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Mol Vis. 2007 Sep 28;13:1813-21.

Effect of Leu/Met variation at residue 450 on isomerase activity and protein expression of RPE65 and its modulation by variation at other residues.

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  • 1Laboratory of Retinal Cell and Molecular Biology, National Eye Institute, NIH, Bethesda, MD 20892-0706, USA.



RPE65 is the visual cycle retinol isomerase and missense mutations in its gene cause severe retinal dystrophies in man, due to lack of chromophore. While the rate of opsin regeneration in mouse is slower than in man, the methionine (M) variant of mouse RPE65 residue 450 (normally L) is associated with additionally lowered light sensitivity and with resistance to light damage in C57Bl/6 mice, consistent with lowered total activity. We wished to determine how this variant affects RPE65 and if it is modulated by other rodent-specific variations.


Site-directed mutagenesis was used to make variant constructs in mouse and dog RPE65, which were tested for isomerase activity by transient transfection in 293-F cells.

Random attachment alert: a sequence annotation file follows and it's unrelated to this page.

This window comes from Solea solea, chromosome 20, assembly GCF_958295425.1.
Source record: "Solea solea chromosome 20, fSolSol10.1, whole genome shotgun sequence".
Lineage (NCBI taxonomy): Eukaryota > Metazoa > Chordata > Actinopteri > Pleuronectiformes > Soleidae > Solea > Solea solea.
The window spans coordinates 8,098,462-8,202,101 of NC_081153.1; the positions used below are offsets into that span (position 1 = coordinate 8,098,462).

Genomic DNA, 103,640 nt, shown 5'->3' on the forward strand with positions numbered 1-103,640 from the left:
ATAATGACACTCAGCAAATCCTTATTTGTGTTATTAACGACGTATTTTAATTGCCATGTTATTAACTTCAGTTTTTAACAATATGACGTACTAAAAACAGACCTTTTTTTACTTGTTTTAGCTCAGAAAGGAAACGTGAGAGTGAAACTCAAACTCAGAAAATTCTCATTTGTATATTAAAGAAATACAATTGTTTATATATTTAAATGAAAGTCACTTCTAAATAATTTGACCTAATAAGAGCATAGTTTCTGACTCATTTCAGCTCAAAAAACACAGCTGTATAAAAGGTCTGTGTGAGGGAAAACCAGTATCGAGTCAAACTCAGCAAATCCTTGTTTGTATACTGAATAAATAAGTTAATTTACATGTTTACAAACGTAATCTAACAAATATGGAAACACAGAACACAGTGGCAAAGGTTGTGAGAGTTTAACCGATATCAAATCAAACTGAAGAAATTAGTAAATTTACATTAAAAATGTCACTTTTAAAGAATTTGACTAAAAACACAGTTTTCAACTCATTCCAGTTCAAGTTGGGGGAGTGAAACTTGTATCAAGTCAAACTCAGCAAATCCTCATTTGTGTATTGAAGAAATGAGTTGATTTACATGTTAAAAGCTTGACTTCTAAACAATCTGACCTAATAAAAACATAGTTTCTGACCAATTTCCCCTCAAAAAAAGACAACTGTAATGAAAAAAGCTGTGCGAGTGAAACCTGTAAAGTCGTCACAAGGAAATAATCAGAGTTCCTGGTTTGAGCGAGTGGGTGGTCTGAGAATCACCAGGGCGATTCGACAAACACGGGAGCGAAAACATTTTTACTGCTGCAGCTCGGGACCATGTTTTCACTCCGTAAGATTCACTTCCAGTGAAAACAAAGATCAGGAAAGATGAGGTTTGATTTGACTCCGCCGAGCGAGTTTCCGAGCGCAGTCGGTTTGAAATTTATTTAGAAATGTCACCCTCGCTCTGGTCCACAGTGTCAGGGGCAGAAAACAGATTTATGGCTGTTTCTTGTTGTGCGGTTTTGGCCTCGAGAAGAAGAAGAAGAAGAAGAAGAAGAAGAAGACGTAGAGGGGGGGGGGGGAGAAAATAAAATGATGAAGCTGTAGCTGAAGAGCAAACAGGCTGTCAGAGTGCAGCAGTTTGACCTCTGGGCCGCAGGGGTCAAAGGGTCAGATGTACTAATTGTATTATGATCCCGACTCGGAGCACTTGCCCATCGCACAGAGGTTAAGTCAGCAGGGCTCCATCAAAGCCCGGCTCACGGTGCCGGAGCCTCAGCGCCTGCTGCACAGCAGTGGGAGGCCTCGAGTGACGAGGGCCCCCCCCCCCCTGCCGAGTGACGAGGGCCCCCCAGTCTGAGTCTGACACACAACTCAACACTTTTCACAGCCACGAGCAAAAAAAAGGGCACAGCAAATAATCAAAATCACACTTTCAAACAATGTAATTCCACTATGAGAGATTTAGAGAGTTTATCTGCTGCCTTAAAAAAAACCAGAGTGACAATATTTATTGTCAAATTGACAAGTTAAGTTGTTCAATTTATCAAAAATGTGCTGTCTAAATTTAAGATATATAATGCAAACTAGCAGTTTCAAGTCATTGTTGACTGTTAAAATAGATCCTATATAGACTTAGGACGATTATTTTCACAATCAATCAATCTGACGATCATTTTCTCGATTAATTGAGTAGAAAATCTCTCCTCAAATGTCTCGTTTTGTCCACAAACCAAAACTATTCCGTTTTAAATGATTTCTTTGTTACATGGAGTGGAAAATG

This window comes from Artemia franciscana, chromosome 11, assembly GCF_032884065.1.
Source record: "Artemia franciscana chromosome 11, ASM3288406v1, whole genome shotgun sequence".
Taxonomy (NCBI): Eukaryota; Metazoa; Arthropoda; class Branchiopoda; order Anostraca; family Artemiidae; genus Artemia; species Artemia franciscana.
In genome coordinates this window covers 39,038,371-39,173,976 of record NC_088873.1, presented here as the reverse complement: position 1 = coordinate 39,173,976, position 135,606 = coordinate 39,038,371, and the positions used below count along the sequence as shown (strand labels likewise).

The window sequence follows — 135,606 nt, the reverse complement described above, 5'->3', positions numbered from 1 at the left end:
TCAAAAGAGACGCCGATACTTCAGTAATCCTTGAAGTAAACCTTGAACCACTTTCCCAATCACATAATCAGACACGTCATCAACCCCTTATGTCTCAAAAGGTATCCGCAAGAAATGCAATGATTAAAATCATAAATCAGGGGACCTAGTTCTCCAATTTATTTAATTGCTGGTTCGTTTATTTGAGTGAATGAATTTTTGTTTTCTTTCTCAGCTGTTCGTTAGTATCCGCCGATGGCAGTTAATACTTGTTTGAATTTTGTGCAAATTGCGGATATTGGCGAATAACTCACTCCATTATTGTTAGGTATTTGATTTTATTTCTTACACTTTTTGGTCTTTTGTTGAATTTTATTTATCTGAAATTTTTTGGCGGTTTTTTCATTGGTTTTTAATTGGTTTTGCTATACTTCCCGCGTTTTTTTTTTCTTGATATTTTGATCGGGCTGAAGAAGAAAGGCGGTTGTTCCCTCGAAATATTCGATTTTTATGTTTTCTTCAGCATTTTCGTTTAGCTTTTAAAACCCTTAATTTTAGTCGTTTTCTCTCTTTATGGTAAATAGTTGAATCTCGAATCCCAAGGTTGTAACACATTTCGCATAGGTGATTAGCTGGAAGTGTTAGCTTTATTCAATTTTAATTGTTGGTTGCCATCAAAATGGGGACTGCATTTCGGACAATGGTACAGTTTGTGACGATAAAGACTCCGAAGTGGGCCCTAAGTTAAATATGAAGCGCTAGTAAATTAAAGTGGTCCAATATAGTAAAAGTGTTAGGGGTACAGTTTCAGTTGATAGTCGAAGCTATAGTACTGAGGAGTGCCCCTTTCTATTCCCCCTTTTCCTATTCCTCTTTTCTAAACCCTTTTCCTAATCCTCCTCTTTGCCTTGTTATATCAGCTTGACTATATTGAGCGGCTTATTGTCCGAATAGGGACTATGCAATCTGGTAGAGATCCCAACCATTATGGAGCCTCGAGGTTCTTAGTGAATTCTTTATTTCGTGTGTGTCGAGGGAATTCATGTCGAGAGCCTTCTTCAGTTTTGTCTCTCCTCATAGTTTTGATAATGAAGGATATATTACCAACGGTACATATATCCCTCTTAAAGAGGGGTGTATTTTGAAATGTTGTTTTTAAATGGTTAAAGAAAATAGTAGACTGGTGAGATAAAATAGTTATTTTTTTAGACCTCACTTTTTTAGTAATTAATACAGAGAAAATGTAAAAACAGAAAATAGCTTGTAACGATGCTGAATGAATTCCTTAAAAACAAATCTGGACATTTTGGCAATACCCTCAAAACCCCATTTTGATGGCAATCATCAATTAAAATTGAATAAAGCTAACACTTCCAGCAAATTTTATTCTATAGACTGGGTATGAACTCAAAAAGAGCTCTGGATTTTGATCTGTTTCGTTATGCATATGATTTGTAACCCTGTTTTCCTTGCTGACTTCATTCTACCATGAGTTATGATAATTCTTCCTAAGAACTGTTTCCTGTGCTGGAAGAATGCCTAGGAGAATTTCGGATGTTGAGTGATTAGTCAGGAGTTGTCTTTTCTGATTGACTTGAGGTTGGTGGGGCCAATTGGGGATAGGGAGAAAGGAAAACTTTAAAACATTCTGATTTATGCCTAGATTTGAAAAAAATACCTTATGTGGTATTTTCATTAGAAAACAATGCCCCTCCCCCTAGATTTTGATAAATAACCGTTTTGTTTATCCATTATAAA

The isomerase activity of dog RPE65 is slightly higher than mouse. Replacing L at aa450 with M reduces total activity of dog to approximately 70% and mouse to approximately 45% of respective wild type RPE65, and also reduces protein levels of both variants. Replacing K at aa446 in mouse with R, as in other species, reduces total activity in mouse RPE65, whereas the converse case, changing dog aa446 from R to K, increases activity. Exchanges of residues at aa457 and 459 had little overall effect. Human variants at two of these positions, L450R and T457N, had disparate effects, abolishing and augmenting activity, respectively.


Wildtype dog RPE65 is more active than wildtype mouse RPE65, perhaps partially explaining the slower regeneration rate in the mouse. The effect of Met at aa450 is more severe in mouse RPE65 than in dog. The effects of variation at residues 446 (K or R) modulate variation at aa450. The sensitivity of aa450 to change is underscored by the abolition of activity in the pathogenic human L450R mutation. These results suggest that subtle species-specific residue changes may be involved in "tuning" of RPE65 activity to required evolutionary criteria.

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